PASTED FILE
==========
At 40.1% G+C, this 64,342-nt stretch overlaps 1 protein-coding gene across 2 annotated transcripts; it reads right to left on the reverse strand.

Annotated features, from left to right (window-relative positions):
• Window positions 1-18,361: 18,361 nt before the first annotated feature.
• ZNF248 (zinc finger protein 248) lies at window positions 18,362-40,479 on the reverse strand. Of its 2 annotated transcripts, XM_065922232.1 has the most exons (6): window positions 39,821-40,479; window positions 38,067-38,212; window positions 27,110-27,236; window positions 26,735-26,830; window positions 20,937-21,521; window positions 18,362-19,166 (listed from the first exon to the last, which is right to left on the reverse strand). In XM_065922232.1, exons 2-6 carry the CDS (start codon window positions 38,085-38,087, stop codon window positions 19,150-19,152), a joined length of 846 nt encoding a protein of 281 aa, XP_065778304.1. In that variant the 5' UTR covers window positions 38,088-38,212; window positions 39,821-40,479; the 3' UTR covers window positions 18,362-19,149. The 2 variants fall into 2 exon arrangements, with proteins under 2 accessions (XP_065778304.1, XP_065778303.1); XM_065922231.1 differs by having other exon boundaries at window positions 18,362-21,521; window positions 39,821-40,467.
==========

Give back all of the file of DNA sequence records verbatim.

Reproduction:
At 40.1% G+C, this 64,342-nt stretch overlaps 1 protein-coding gene across 2 annotated transcripts; it reads right to left on the reverse strand.

Annotated features, from left to right (window-relative positions):
• Window positions 1-18,361: 18,361 nt before the first annotated feature.
• ZNF248 (zinc finger protein 248) lies at window positions 18,362-40,479 on the reverse strand. Of its 2 annotated transcripts, XM_065922232.1 has the most exons (6): window positions 39,821-40,479; window positions 38,067-38,212; window positions 27,110-27,236; window positions 26,735-26,830; window positions 20,937-21,521; window positions 18,362-19,166 (listed from the first exon to the last, which is right to left on the reverse strand). In XM_065922232.1, exons 2-6 carry the CDS (start codon window positions 38,085-38,087, stop codon window positions 19,150-19,152), a joined length of 846 nt encoding a protein of 281 aa, XP_065778304.1. In that variant the 5' UTR covers window positions 38,088-38,212; window positions 39,821-40,479; the 3' UTR covers window positions 18,362-19,149. The 2 variants fall into 2 exon arrangements, with proteins under 2 accessions (XP_065778304.1, XP_065778303.1); XM_065922231.1 differs by having other exon boundaries at window positions 18,362-21,521; window positions 39,821-40,467.